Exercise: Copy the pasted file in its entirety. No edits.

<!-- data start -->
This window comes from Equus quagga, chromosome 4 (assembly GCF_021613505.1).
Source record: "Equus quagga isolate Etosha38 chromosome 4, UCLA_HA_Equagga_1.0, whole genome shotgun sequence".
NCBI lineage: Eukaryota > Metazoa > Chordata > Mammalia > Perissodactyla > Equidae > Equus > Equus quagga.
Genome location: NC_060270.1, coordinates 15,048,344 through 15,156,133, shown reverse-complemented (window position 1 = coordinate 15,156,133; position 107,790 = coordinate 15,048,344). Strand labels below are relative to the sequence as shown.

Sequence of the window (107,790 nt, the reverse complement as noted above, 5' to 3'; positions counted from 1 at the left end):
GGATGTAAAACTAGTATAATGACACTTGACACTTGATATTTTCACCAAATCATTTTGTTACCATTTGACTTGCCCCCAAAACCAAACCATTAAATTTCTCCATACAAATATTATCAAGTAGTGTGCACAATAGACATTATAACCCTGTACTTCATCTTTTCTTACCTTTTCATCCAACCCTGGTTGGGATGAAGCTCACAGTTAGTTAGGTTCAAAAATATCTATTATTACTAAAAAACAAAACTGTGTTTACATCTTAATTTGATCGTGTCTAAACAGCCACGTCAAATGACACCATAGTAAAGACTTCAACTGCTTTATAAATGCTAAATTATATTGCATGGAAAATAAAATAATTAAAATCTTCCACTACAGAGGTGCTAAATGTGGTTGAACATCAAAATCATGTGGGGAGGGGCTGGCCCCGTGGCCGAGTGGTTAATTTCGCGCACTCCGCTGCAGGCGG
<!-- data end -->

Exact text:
This window comes from Equus quagga, chromosome 4 (assembly GCF_021613505.1).
Source record: "Equus quagga isolate Etosha38 chromosome 4, UCLA_HA_Equagga_1.0, whole genome shotgun sequence".
NCBI lineage: Eukaryota > Metazoa > Chordata > Mammalia > Perissodactyla > Equidae > Equus > Equus quagga.
Genome location: NC_060270.1, coordinates 15,048,344 through 15,156,133, shown reverse-complemented (window position 1 = coordinate 15,156,133; position 107,790 = coordinate 15,048,344). Strand labels below are relative to the sequence as shown.

Sequence of the window (107,790 nt, the reverse complement as noted above, 5' to 3'; positions counted from 1 at the left end):
GGATGTAAAACTAGTATAATGACACTTGACACTTGATATTTTCACCAAATCATTTTGTTACCATTTGACTTGCCCCCAAAACCAAACCATTAAATTTCTCCATACAAATATTATCAAGTAGTGTGCACAATAGACATTATAACCCTGTACTTCATCTTTTCTTACCTTTTCATCCAACCCTGGTTGGGATGAAGCTCACAGTTAGTTAGGTTCAAAAATATCTATTATTACTAAAAAACAAAACTGTGTTTACATCTTAATTTGATCGTGTCTAAACAGCCACGTCAAATGACACCATAGTAAAGACTTCAACTGCTTTATAAATGCTAAATTATATTGCATGGAAAATAAAATAATTAAAATCTTCCACTACAGAGGTGCTAAATGTGGTTGAACATCAAAATCATGTGGGGAGGGGCTGGCCCCGTGGCCGAGTGGTTAATTTCGCGCACTCCGCTGCAGGCGG